Silver Spring lawyer fights for BP oil spill victims in Louisiana
Fishing community's expenses piling up as income is halted
In 2005, Hurricane Katrina left St. Bernard Parish of Eastern Louisiana under water for nearly three weeks. In less than a month, the fishing community was swallowed up by Hurricane Rita's flooding. Five years later, the community's main source of income has been crippled by the BP Gulf oil spill.
Long-suffering fishing communities like Shell Beach, Hopedale, Delacroix and St. Bernard Parish have been supplying Louisiana's French Quarter with seafood since the late 1700's. Generations have looked forward to the spring as the busy season for shrimp, oysters and fish, but these villages have now been paralyzed indefinitely by the spill.
Silver Spring attorney Kevin Goldberg has taken five trips since early May to Louisiana to work with the fishing community in a class-action lawsuit against four companies involved in the spill.
"This spill is having a huge human impact," said Goldberg, who has seen firsthand the deterioration of many relationships in the community. "It's important to understand people's lives are being changed forever."
Goldberg's college friend Dan Robin Jr., a Louisiana-native and fellow lawyer, introduced him to the families who have watched as mortgage and boat payment bills mount. Robin's firm, Finckbeiner & Robin, is working with Goldberg to help more than 100 clients affected by the spill. Goldberg is in charge of 13 of those clients who have so far signed on to the class-action lawsuit.
"I called Dan and said, I'm sorry to hear about your old neighborhood. What are we going to do about this?' " said Goldberg, who remembers his college days at Tulane in New Orleans fishing with Robin and Robin's grandfather near St. Bernard Parish.
Robin said he didn't want to realize the significance of the spill, and it took a phone call from Goldberg to make him aware of the far-reaching effects of the disaster.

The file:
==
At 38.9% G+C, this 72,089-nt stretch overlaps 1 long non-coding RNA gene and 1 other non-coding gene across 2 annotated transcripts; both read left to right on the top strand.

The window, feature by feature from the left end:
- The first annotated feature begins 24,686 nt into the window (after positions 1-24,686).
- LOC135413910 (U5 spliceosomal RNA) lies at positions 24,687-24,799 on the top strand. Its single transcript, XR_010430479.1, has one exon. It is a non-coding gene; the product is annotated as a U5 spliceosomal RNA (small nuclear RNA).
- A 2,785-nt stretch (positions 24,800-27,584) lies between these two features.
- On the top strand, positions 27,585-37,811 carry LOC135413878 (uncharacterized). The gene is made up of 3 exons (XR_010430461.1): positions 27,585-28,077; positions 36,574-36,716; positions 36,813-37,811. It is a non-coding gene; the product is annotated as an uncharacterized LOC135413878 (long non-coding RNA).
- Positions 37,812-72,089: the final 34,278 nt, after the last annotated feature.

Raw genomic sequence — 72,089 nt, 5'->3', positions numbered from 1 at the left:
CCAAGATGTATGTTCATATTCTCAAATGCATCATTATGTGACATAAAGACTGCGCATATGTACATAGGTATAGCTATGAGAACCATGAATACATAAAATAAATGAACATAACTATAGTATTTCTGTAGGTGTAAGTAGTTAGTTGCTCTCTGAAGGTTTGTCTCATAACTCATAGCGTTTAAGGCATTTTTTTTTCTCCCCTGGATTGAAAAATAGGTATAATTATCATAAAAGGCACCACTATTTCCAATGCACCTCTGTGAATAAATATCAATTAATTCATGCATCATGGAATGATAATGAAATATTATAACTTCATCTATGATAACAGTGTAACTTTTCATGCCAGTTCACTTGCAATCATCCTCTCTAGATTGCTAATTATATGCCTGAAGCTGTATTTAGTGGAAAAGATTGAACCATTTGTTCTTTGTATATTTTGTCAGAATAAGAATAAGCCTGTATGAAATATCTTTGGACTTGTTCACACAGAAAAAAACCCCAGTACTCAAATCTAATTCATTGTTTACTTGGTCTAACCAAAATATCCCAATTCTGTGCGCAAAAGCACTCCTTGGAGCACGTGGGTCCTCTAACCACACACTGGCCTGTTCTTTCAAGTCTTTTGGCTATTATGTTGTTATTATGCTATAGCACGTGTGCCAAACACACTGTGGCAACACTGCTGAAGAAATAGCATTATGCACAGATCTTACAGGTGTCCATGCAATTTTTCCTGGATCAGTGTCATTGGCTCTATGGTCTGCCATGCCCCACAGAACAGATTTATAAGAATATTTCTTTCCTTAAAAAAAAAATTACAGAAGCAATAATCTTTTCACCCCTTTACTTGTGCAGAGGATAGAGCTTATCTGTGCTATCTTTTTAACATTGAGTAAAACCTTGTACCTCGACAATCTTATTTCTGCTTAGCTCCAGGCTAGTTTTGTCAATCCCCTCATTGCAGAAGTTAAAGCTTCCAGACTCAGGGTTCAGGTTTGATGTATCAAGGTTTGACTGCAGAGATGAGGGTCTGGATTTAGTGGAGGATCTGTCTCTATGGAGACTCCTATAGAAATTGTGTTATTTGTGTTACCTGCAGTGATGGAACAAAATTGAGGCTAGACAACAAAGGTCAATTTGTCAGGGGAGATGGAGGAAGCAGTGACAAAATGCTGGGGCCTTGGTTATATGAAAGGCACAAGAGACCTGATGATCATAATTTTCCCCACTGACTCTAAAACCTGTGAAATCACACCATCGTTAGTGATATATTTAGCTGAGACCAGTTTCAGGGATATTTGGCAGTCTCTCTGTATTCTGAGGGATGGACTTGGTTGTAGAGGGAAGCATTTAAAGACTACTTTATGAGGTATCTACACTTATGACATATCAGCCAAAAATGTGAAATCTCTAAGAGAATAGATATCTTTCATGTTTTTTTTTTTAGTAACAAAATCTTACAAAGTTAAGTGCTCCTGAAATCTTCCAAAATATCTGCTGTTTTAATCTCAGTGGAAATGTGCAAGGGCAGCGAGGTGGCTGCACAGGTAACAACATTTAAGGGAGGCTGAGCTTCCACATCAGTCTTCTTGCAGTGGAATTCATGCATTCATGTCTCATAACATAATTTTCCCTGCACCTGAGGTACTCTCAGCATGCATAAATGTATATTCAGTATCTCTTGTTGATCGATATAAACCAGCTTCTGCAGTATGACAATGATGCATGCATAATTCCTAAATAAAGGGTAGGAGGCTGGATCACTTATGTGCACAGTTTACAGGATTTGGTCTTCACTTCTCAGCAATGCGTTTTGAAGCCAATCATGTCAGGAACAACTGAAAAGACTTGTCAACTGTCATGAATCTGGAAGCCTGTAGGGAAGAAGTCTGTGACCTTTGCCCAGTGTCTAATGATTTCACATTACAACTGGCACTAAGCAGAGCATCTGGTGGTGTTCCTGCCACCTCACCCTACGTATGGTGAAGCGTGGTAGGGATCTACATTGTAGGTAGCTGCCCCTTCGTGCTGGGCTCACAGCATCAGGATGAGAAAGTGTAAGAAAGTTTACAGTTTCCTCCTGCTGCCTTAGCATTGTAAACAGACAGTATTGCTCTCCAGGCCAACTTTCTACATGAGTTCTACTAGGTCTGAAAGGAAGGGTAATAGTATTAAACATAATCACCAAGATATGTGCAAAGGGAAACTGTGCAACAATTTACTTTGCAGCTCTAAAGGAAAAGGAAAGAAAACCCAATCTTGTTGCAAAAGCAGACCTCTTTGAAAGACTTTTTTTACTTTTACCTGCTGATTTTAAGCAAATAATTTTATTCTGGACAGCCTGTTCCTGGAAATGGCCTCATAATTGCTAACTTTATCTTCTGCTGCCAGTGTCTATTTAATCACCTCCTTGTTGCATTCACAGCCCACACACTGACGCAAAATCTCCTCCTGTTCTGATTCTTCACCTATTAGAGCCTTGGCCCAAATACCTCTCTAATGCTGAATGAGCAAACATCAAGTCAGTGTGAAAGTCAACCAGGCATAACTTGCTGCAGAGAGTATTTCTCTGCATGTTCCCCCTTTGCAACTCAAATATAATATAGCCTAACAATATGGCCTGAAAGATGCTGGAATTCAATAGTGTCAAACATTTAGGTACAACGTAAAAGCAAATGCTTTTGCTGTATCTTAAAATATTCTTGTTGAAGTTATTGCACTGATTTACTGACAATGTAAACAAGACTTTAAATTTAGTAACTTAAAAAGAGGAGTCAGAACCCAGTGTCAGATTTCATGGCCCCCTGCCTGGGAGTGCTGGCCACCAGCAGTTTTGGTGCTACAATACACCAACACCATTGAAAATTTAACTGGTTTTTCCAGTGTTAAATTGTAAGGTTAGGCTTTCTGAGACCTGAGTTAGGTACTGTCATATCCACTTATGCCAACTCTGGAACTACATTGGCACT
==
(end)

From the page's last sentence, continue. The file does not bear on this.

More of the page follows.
In late April, Goldberg filed a class-action lawsuit for his 13 clients against BP, Transocean, Halliburton, and Cameron International in U.S. District Court in Eastern Louisiana.
Goldberg said there is a "sick sense of anxiety" in fishing villages like St. Bernard Parish, where his clients reside and where Robin grew up. According to Goldberg, in these villages, many drop out of school to become full-time fishermen. Robin comes from a long line of fishermen and was first in his family to attend college.
"People are fighting with each other like a pack of dogs fighting over one bone," said Johnny Nunez, 55, a client of Goldberg's whose family has been fishing in Louisiana for more than 225 years. "These are people I've known my whole life. Good friends and cousins are fighting with one another over this."
"It means a lot to us. We appreciate [Goldberg] helping us," said Nunez, a charter fishermen who's patrons usually catch red fish, freckled trout and flounders.
Nunez said fishing had gotten better each year since Katrina. He was planning on another good year, but now, he doesn't know if he and his three sons will ever be able to continue this way of life.